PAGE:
Parents who have a belief in God may find themselves in a spiritual crisis as they question their beliefs. Religious concerns about the hereafter often surface. “Why did God let this happen?” is a question we can no more answer than all the other questions about imperfections in this world. Talking about spiritual and philosophical questions with other parents who have experienced a similar loss may be helpful. For those with concerns of a spiritual nature, try to find an understanding, nonjudgmental member of your faith and open yourself to that person.
As a family, talk about the death with one another; discuss your loss and your pain. Talk about the good times you remember, as well as those times that were not so good. All family members, including surviving siblings, will be grieving in their own manner and in their own time frame — do your best to honor these differences and allow everyone to feel included. Surviving siblings need to know that you care about them just as much as your child who died. Remember that it is better to express feelings than to internalize them and that crying is healthy and therapeutic.
You may find it helpful to write out your feelings or to write a letter to your child who has died, expressing the things you were not able to say before the death. For many, this is a good way to say, “I love you!”
Allow friends to help you. When they ask what they can do for you, don’t be afraid to tell them what they can do to help you. Sometimes all you need is someone to listen. Being honest with them about your needs also helps them.
Consider becoming involved with a self-help bereavement support group such as The Compassionate Friends. By sharing with others who have walked a similar path, you may gain some understanding of your reactions and learn ways to cope. Seek professional help and family counseling if necessary.
In time, you may find yourself drawn to help others in your child’s memory. Often referred to as reinvestment, such activities may include offering scholarships, writing stories for publication, starting foundations in memory of your child and providing emotional support for others whose child has died. You may find yourself involved in the fight against shattering the stigma associated with stigmatized losses. You’ll know when something comes along that is right for you.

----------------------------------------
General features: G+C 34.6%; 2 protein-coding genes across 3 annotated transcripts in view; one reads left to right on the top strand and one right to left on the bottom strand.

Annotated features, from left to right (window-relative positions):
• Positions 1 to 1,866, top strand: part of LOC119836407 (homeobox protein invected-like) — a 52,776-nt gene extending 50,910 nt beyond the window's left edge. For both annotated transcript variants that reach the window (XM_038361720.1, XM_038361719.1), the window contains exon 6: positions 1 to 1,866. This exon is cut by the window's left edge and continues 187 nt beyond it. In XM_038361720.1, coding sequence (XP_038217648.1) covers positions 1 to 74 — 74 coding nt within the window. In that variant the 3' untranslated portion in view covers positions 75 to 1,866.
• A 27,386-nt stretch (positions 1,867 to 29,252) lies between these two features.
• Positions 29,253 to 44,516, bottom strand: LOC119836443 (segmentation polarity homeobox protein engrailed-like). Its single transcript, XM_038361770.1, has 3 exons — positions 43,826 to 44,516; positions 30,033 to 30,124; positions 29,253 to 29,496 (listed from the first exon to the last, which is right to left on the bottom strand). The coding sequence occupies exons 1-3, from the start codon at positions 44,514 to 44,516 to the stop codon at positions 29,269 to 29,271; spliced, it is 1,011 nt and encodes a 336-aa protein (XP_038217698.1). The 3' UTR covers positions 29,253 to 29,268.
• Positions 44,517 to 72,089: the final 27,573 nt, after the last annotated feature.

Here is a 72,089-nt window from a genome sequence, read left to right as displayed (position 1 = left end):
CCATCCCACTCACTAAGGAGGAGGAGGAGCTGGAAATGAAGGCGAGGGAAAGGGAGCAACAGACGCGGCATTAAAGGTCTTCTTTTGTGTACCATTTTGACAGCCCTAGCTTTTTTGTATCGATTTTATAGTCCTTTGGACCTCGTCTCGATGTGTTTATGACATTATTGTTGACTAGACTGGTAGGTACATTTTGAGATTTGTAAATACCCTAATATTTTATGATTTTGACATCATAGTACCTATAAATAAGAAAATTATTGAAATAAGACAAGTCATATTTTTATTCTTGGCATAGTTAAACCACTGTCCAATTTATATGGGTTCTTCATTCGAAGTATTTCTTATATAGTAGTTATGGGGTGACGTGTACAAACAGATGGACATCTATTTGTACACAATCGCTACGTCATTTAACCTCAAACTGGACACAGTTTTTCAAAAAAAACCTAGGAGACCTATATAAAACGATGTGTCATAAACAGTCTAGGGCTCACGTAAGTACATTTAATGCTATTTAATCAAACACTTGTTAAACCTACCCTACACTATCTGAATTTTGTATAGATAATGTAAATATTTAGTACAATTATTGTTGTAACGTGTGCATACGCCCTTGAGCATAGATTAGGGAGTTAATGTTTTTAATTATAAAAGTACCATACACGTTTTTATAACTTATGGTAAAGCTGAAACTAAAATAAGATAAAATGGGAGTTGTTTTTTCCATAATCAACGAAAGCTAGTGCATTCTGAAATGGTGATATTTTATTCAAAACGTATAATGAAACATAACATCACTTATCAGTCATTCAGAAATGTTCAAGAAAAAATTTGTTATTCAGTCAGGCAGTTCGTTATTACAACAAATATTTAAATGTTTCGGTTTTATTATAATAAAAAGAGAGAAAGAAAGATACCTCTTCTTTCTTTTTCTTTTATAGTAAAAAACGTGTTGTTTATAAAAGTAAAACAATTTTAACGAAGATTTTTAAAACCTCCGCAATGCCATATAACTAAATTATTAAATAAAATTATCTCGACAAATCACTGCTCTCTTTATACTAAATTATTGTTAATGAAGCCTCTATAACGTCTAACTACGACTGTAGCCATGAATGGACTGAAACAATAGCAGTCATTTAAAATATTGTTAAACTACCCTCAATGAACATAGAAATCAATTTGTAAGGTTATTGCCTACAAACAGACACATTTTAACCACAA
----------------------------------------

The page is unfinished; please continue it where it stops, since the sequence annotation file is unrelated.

Give yourself time, time and more time. It can take months and sometimes years to open your heart and mind to healing and finding the “new me.” While you will never be the same person you were before the death of your child, choose to survive and then be patient with yourself. In time, your grief will soften as you begin to integrate this loss and heal. Reinvesting in life will come. Eventually you will recall the good times from when your child lived, rather than the bad times of how your child died.
Beyond the Stigma
When we lose a child to a stigmatized loss, the stigma can carry social discrimination that causes some to hide the cause of death from others, even those who are willing to offer support. Sometimes the first obstacle is our own lack of understanding about issues such as HIV/AIDS, mental health, suicide or substance use disorder. In some situations, the criminal justice system is a mystery. Life is complex. Loss of a beloved child complicates everything for many.
One common choice is to share openly about the cause of our loved ones death. Others choose to delay such open disclosure. When we are ready the choice is always ours. Regardless, share the joy of speaking about your child to your family and friends who want to support you. The cause of death does not define the sum of your child’s life. Remember and honor the precious life of your child, focusing on their accomplishments and aspirations.
This brochure sponsored by The Katrina Tagget Memorial Foundation
in loving memory of Katrina “Kara” Tagget,
daughter of Sara & David, and brother of Blake
© 2016 The Compassionate Friends, USA